Although women drive and incur responsibility for their family’s car maintenance, there is a popular culture which repletes humorous comments and judgmental critiques that effectively deny women pride in their driving abilities and car-related expertise. Despite women’s long history with cars, these stereotypes persist. With the advent of ride-sharing companies like Uber and Taxify, this is becoming an old folktale.

DriveHer is a ride-sharing service staffed by female drivers for female passengers. Aisha Addo is the creative hands behind  DriveHER. Being the founder and the one at the helms of affairs of Power to Girls Foundation and her startup called DriveHER which provides mentorship and leadership opportunities for young women from the African Diaspora in Toronto. The proud Ghanaian was motivated to start her enterprise after an experience with a taxi driver left her uncomfortable.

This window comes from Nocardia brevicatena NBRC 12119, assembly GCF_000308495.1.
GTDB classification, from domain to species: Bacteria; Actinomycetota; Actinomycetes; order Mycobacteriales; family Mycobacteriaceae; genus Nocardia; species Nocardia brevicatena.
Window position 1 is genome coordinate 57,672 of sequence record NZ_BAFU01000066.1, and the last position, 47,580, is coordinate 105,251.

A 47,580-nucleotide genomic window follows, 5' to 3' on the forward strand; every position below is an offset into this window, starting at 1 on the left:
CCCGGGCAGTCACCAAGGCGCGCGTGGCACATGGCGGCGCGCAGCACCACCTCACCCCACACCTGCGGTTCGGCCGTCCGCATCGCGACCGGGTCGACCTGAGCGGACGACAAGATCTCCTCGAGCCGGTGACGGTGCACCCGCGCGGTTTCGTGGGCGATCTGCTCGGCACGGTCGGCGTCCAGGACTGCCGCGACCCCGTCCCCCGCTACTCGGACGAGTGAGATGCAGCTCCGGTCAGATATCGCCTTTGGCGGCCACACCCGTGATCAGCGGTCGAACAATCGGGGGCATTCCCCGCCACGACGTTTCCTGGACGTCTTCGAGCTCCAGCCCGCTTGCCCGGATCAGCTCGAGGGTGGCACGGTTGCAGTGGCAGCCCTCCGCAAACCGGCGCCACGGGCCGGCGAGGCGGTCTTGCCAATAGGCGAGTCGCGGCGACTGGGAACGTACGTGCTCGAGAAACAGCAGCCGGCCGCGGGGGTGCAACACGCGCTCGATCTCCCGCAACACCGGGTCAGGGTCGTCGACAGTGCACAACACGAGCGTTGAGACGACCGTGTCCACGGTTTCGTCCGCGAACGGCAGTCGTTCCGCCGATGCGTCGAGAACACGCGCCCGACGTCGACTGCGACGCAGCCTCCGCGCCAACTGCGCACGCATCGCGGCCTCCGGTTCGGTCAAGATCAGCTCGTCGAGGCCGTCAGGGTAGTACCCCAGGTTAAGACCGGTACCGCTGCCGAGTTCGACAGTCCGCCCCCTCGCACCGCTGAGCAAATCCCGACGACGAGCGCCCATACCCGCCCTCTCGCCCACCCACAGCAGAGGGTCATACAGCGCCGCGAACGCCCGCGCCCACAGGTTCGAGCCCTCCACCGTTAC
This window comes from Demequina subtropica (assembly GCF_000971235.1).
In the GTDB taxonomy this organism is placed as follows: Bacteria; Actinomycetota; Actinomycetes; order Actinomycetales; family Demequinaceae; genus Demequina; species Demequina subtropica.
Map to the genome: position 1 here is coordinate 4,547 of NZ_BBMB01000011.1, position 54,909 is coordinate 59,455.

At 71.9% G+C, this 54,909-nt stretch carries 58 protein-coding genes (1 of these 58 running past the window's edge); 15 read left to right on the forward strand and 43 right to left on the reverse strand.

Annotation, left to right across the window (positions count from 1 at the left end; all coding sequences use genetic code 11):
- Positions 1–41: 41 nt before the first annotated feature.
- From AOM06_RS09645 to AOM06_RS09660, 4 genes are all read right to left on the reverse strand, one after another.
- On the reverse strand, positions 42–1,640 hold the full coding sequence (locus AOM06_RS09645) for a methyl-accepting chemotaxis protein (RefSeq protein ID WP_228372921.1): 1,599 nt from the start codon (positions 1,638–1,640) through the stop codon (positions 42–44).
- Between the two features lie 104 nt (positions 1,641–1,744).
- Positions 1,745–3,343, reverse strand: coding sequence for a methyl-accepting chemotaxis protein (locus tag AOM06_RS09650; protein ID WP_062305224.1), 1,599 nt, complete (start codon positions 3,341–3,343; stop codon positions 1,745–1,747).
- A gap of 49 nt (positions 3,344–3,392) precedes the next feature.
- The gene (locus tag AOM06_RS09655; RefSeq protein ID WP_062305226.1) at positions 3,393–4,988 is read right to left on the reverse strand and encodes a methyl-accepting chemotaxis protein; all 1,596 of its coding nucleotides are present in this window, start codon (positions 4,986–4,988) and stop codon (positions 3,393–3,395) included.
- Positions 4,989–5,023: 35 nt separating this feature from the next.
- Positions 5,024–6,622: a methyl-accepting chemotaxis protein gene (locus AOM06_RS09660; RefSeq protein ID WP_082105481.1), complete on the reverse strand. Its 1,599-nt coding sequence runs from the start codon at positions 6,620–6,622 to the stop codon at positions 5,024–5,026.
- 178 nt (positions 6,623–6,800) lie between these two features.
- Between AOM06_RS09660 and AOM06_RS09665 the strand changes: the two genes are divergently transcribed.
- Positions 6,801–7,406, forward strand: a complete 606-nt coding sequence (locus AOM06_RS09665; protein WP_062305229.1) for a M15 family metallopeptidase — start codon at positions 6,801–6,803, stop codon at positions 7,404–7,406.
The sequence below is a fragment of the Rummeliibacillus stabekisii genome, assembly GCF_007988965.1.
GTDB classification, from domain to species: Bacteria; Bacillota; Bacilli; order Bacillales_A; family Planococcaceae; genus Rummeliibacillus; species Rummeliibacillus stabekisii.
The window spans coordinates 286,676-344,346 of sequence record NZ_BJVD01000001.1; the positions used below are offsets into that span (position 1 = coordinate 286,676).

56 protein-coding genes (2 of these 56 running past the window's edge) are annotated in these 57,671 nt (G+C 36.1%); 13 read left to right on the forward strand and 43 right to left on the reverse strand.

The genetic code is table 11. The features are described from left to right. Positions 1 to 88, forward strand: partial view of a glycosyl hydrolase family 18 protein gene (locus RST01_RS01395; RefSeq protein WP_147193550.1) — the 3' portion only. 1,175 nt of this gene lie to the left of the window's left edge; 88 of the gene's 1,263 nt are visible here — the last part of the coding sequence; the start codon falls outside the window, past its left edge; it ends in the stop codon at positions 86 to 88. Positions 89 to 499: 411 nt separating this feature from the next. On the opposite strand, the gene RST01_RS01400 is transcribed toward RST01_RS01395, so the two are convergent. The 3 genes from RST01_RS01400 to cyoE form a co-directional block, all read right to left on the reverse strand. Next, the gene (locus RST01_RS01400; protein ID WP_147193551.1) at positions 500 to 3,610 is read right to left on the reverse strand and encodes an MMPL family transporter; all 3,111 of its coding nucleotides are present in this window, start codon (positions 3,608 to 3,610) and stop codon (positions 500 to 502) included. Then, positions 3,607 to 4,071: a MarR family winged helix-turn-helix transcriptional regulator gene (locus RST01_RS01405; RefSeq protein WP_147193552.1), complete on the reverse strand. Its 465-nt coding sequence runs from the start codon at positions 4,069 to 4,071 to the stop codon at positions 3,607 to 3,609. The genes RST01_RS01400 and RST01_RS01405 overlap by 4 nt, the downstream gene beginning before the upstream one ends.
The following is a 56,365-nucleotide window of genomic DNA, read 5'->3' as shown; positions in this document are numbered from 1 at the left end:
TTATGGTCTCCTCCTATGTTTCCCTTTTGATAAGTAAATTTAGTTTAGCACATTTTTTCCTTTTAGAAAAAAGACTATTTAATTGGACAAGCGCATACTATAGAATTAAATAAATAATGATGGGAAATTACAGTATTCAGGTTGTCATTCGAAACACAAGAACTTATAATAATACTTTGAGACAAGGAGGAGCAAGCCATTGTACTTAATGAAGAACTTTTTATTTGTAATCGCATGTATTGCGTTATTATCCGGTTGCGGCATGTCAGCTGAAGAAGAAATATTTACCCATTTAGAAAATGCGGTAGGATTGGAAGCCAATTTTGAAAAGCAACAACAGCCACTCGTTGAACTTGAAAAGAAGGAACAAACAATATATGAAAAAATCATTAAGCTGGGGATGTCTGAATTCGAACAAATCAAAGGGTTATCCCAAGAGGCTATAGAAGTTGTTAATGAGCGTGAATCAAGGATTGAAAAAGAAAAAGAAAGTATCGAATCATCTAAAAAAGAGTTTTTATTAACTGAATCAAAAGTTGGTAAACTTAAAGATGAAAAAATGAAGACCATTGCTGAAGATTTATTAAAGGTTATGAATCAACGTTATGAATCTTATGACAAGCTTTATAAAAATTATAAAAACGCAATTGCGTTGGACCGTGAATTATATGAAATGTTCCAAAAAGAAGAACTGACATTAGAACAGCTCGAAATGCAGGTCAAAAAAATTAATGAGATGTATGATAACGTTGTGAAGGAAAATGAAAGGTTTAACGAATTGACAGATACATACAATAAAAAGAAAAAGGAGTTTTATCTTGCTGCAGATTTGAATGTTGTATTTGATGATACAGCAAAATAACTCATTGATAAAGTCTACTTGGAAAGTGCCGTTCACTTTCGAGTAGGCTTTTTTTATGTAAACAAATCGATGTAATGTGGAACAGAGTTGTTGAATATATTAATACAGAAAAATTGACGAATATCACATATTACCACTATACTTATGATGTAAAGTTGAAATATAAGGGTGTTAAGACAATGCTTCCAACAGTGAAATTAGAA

She was in a taxi going from a friend’s house to her home in Mississauga when her cab driver started asking her uncomfortable questions.


“He was asking me if I lived alone, and for me that was a bit triggering, because I happened to. Then he started asking if I had a boyfriend, and then [there] just started to be some really weird sexual innuendos. I became a bit guarded.

It sort of got me thinking later on, ‘What about the people whose phones are off, or they don’t really have anyone to call?”


That was the trigger that led to the kick starting of DriveHer. The female drivers are also recruited based on the ride-sharing service standards. The service  functions like every other existing ride-sharing app, its unique selling point is that, it is a platform that doesn’t allow male passengers or drivers.

It is a DriveHer for Her and by Her.

The next time you find yourself in Canada, will you board a DriverHer?

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